Over the last few months, I’ve tested different aluminum tread soles for wading boots. Today’s post provides information on the Korker Triple Threat aluminum soles and Rock Treads aluminum traction kit.

Aluminum Traction Sole Options | www.johnkreft.com

From left to right: Rock Treads on Korker Kling-on rubber soles, Korker Triple Threat aluminum bar sole, Korker Triple Threat aluminum hex disc sole.

I purchased new Devil’s Canyon boots in May 2019 (read my post – New Devil’s Canyon Korker Wading Boots) and decided to try out the Triple Threat soles with both options: aluminum bar and hex discs that will fit on the same soles. They are easy to change. Just unscrew one set with an allen wrench and screw on the other.

The main reason I decided to purchase aluminum soles was in preparation of our trip to Yellowstone National Park where felt soles are banned. I knew from previous experience using rubber soles just don’t work for me. It’s like wading on roller skates!

Why use aluminum soles? Aluminum is softer than the rocks you’re wading on, so it grips the rocks as well as cuts through rocks with algae and slime. And yes, it does work!

I’ll discuss the Korker Triple Threat soles first and move to the Rock Tread soles that I’m currently wearing.

The Korker Triple Threat sole system provides an option to easily change between an aluminum bar, hex disc, and carbide spikes. Since I already use studded felt soles, I purchased both the bar and hex discs. My original plan was to use one set and have my wife use the other.

Korker Aluminum Hex Disks and Bars | www.johnkreft.com

The image above illustrates the two different types of aluminum options available. Obviously, hex heads are on the left and aluminum bars on the right.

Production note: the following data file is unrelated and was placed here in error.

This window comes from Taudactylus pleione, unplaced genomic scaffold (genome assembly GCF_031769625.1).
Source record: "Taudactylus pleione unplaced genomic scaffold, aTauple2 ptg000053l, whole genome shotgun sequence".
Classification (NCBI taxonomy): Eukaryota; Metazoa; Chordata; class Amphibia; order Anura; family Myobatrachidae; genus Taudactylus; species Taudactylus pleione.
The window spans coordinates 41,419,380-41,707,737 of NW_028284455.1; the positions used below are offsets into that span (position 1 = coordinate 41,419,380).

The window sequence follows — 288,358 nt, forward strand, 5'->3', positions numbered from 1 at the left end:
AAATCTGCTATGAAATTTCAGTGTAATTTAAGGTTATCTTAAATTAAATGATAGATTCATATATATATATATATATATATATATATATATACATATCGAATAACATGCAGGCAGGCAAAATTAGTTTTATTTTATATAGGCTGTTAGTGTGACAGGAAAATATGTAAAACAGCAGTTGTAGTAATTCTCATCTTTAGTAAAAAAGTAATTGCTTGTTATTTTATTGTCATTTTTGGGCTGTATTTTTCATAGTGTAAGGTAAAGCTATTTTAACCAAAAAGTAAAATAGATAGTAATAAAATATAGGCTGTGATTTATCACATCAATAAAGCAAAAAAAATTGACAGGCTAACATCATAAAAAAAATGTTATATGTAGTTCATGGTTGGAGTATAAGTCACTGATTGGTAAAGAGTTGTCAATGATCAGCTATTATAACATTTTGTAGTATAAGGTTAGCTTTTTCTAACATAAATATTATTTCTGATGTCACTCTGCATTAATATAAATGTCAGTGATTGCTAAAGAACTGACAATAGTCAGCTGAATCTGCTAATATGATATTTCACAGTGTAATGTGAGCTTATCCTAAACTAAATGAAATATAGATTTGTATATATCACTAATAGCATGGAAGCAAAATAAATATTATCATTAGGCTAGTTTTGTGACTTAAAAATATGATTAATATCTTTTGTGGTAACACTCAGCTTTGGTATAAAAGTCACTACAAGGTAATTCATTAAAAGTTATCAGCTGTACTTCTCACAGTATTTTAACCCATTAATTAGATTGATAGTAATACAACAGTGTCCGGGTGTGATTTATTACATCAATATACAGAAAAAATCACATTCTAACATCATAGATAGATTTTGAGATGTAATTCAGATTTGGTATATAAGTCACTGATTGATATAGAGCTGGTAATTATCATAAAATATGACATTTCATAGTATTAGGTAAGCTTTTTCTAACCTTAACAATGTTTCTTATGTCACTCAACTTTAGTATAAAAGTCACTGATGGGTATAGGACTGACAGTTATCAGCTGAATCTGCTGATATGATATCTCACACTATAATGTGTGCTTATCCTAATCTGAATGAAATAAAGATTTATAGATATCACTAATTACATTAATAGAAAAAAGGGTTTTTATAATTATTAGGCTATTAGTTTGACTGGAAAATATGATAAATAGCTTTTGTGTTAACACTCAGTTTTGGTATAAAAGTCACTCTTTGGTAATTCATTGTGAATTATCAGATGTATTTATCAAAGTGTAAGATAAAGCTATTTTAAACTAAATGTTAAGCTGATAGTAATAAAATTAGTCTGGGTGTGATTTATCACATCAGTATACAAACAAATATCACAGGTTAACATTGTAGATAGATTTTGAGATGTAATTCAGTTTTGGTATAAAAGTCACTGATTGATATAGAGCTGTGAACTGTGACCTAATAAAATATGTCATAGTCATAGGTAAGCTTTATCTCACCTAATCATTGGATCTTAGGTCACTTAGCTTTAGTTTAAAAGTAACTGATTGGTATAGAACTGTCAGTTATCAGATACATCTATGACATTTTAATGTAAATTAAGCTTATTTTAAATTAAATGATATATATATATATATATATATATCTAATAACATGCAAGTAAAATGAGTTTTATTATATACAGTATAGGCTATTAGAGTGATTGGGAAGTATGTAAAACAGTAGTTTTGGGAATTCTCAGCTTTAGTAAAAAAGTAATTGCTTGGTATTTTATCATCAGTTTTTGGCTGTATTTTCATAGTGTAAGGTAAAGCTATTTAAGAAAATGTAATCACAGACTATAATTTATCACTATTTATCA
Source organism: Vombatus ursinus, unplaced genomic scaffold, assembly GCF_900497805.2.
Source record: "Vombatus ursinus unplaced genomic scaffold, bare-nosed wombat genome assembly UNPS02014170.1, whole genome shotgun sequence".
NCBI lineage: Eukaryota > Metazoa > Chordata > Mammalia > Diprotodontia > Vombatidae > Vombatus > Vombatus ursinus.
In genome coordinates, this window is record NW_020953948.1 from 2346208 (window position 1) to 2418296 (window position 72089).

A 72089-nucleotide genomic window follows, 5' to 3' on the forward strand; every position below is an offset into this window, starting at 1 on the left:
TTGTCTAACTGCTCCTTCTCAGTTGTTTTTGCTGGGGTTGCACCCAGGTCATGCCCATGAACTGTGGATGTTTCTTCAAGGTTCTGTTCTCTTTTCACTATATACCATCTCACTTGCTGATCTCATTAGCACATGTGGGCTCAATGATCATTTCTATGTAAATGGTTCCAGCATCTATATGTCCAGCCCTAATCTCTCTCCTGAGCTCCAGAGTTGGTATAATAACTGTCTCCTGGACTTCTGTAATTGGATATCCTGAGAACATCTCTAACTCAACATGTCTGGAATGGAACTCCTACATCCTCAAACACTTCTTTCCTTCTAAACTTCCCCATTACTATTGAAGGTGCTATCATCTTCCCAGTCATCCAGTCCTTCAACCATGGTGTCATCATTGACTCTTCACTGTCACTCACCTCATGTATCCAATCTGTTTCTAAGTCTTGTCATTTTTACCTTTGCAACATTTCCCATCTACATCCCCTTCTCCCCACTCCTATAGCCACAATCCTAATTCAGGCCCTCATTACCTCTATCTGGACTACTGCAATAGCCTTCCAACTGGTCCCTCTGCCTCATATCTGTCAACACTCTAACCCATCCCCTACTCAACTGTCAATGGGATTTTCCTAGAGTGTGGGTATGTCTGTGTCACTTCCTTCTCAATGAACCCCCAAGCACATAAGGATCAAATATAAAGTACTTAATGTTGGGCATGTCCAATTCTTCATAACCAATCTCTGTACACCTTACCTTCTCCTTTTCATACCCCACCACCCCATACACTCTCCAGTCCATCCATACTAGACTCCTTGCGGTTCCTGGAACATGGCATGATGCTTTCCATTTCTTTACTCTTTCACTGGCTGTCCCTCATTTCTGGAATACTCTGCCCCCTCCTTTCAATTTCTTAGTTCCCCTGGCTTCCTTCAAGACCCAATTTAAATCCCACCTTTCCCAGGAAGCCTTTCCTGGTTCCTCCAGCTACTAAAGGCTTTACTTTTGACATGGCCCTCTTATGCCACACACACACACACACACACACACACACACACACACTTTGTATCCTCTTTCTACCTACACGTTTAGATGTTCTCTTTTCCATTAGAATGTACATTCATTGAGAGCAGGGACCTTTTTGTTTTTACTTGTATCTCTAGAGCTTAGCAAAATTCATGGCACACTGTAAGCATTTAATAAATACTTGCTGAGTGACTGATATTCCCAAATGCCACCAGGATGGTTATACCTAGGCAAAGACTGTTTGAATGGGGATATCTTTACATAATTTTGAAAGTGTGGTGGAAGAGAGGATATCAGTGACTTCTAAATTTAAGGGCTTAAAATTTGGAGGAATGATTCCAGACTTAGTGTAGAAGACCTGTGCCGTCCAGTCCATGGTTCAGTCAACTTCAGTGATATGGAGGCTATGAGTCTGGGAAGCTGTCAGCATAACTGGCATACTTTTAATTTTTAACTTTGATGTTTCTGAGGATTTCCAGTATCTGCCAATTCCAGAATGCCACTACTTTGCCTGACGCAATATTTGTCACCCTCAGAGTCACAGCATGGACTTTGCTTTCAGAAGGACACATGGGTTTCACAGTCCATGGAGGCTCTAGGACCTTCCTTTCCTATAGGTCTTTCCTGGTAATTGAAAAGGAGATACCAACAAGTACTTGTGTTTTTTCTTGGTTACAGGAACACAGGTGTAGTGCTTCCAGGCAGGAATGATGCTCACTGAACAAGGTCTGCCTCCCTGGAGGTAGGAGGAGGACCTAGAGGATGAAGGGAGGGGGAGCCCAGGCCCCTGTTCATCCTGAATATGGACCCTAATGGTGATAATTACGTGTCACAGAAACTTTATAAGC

Yes, I did wear two different types of soles at the same time for a couple weeks to determine the pros and cons of each. I felt by wearing the mismatched pair, I might be able to easily detect differences in grabbing and slipping between them.

To be honest, I didn’t see much difference. The heavier bars provide much more material to grab onto rocks. I thought they might be better, but it wasn’t noticeable. I did find the bars tended to slip when I climbed onto logs while getting to the river. The hex discs didn’t.

Here is an example of how effective aluminum soles can be.

We fished the West Fork of the Bitterroot River in July 2019. The spot was next to the road with large boulders. I was using aluminum soles and my wife had her normal studded felt soles. She was sliding on the boulders, which made it an unsafe situation. I told her to try the soles I had installed aluminum bars. She said OK and I switched the soles for her. She was amazed the aluminum bars grabbed tight to the boulders. It was a night and day difference. In this situation, it was much safer being close to the river with aluminum soles.

The Triple Threat aluminum sole system from Korkers costs $60. It includes the rubber sole and either aluminum bars or hex discs. Choose which one you think will work better.

Now for my experience with Rock Treads.

Rock Treads are an aluminum traction kit they advertise can be installed on any boot or shoe.

I received an unsolicited email stating a friend and Rock Treads user suggested they contact me to see if I would like to try their product. I said “yes”. Ultimately, they wanted to know what I thought about their aluminum discs.

I had heard about their product, which can be installed on any rubber, felt, or removable soles. Detailed instructions and videos can be found on the Rock Treads website.

Included in the removable soles kit were:

  • 6 – small Rock Tread discs
  • 8 – medium Rock Tread discs
  • 8 – jumbo Rock Tread discs
  • 24 – lock down nuts
  • 24 – 1/2″ acrylic thread lock dipped screws
  • 1 – lock down install drill bit
  • 1 – tube of RED thread locking compound

I needed to plan the pattern for my boot. I used the Kling-on rubber sole that came with my Devil’s Canyon boots.

The Rock Treads website provides four different patterns for you to choose from, or you are free to make up your own. Once that was decided, I drilled holes in the sole with the drill bit provided.

Rock Tread Install 1 | www.johnkreft.com

For my Korker boots, their instructions stated to avoid the rib/raised plastic area to place the discs. I could see I needed a firm base to securely hold them. For the pattern I wanted, I decided to cut the rib area to create a flat surface.

Rock Tread Install 2 | www.johnkreft.com

All that remains is to screw the discs onto the sole and into the lock down nuts. Just apply a drop of the locking compound that is included to secure.

And here is the final version, showing both sides of the Korker sole.